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Lattis Ellipse Smart Bike Lock review: Equal parts smart and frustrating

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This is a good idea, but it doesn't work consistently. Sometimes it took an unnerving amount of time for the lock to trigger. Also, this doesn't quite solve the problem when I had to physically hold the Ellipse closed to lock it. I wish the Ellipse was integrated with the Apple Watch or Wear OS device to free up my hands.

Lattis Ellipse Bike Lock
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I wish there was an option for a longer shackle on the Ellipse like there is with the yellow Kryptonite New York lock.

James Martin/CNET

There were also instances when my phone's Bluetooth connection was off, and I had to wait for it to connect to the Ellipse and then unlock it. For those moments, I opted to use the lock's built-in touch keypad. But even then, the keypad was annoying, too. It feels like touch technology from 10 years ago. I was only able to enter my passcode successfully when I used a deliberately slow touch.

As for the battery, during the months I used the lock, it always had a charge thanks to the solar panel. An hour of sunlight gives the Ellipse enough power for a week. I'm curious how well these batteries will age over years of use. My current bike lock that doesn't need batteries is 8 years and still works great.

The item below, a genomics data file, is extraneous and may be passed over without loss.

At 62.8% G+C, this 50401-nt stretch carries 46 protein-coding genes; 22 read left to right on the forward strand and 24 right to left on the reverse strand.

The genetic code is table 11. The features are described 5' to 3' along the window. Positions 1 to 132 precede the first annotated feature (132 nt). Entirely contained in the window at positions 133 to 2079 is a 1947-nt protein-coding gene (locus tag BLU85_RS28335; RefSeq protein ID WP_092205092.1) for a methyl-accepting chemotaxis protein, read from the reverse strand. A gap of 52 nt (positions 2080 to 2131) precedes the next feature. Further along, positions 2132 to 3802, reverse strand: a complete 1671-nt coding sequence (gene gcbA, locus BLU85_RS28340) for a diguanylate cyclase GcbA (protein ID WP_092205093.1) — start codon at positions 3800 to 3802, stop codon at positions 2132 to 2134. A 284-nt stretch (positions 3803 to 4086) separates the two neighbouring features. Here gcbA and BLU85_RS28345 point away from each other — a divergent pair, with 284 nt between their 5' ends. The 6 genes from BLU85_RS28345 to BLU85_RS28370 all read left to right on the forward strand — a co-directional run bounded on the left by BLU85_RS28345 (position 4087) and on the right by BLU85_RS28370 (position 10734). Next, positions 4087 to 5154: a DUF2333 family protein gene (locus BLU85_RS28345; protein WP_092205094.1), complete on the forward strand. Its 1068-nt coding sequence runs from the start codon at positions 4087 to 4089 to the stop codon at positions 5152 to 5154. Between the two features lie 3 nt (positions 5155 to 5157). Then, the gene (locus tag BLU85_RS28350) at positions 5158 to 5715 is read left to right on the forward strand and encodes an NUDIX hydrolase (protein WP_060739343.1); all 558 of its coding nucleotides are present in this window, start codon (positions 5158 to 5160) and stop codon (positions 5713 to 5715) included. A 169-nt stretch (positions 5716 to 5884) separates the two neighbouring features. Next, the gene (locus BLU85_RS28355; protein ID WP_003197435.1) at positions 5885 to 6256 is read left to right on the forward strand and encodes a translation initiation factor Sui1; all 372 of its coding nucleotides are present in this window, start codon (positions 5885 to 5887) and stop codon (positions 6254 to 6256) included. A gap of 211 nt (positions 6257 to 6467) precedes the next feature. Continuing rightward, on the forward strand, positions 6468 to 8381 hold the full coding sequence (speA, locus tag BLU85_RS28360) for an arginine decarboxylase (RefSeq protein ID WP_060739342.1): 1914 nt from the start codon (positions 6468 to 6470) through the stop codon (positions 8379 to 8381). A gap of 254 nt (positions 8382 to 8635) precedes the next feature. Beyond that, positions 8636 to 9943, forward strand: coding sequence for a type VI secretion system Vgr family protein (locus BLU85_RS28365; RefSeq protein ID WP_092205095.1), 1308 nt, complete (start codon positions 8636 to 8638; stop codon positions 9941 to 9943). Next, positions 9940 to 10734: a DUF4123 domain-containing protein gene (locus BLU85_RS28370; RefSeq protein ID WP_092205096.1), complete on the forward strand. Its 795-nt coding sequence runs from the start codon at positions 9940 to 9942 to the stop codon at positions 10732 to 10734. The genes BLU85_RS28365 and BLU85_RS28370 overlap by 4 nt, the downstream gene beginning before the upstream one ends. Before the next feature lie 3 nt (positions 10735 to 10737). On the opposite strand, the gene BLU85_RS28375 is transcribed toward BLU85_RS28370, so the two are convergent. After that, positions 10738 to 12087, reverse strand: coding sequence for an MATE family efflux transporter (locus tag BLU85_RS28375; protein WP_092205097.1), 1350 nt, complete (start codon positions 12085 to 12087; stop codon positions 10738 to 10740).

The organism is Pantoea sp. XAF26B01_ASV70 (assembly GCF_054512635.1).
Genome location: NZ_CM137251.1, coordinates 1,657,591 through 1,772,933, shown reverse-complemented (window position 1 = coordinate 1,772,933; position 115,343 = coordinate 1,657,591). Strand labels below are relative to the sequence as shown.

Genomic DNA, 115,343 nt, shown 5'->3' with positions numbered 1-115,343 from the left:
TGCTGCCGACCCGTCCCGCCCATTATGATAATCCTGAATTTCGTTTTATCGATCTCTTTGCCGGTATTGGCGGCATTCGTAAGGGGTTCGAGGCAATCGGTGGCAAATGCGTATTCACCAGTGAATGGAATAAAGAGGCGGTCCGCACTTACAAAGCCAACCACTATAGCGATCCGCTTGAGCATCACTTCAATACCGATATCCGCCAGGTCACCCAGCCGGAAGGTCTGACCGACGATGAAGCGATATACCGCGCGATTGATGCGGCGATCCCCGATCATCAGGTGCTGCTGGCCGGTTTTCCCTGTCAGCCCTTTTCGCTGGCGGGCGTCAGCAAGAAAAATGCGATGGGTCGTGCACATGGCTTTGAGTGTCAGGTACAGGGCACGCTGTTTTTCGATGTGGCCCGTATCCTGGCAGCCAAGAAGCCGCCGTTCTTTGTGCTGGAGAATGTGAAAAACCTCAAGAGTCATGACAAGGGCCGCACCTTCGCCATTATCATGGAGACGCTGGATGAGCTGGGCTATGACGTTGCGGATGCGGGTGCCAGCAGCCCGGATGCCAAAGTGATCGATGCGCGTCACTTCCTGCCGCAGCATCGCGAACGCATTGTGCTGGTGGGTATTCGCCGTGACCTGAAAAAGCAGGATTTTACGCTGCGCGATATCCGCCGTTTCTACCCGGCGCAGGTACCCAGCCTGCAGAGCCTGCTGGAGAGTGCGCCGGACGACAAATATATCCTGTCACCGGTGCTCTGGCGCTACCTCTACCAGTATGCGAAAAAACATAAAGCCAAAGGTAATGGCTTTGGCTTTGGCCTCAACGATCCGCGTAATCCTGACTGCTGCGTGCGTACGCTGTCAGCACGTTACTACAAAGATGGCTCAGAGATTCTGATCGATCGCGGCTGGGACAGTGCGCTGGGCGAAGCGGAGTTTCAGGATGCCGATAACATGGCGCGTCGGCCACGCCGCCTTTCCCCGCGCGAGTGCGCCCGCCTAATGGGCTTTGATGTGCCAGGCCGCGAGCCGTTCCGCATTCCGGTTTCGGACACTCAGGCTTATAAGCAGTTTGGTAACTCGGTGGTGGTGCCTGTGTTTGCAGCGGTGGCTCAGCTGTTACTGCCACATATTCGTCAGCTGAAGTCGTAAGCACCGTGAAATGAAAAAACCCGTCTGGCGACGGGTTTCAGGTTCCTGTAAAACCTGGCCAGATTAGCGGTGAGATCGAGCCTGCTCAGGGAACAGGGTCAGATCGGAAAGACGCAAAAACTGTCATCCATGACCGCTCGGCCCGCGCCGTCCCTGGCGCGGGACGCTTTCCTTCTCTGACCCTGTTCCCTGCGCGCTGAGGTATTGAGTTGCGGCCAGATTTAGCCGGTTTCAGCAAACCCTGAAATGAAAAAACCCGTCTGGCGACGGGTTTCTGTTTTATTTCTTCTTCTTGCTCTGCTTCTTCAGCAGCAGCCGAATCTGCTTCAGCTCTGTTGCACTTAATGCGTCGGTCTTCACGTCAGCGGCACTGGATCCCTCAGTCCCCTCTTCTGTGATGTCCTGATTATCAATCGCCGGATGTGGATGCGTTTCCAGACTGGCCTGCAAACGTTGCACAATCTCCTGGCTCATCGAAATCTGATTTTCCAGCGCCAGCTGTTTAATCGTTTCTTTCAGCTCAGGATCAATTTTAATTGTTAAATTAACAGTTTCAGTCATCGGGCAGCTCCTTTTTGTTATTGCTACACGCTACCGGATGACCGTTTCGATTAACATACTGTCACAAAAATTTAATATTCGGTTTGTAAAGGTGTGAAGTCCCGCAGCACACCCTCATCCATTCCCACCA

Ellipse lock needs some serious work

In the end, the Ellipse lock did what it was supposed to do and my bike wasn't stolen. I found the handful of "theft detection" notifications sent to my phone useful, even if they ended up being caused by someone who just bumped my lock (which was usually the case).

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On the left is a message my friend received when the crash detection was triggered. In the middle and right, are a screenshots of the Ellipse app when it detects a crash.

Patrick Holland/CNET

The Ellipse uses its built-in accelerometer to detect crashes and can send an SMS text to a person you set as a contact. One time, I had the Ellipse on my handlebars while riding and the bumpy streets shook it enough to trigger a crash detection notification. Moments later a worried friend called me to make sure I was okay. On one hand, I'm glad the crash detection worked, but on the other, I didn't have an actual crash. I ended up keeping the lock in my bag to prevent another false crash text.

Both theft and crash detection are two of the best features of the Ellipse, but these instances of false detection generally sum up my whole experience with the lock. Lattis' approach to the Ellipse's design is well-thought, but its execution doesn't hold up in the real world. The Ellipse is inconsistent and frustrating. Even the app needs some improvements -- for example, I never got the friend sharing feature to work. The Ellipse costs $199 which converts to £150 and AU$270. It's hard for me to recommend this lock at that price.

That being said, Best Buy and Amazon are currently selling the Ellipse for $152 and REI offers it for just $100 which to me makes the lock worth considering. But you'll have to ultimately decide if the tradeoffs are worth the frustrations.

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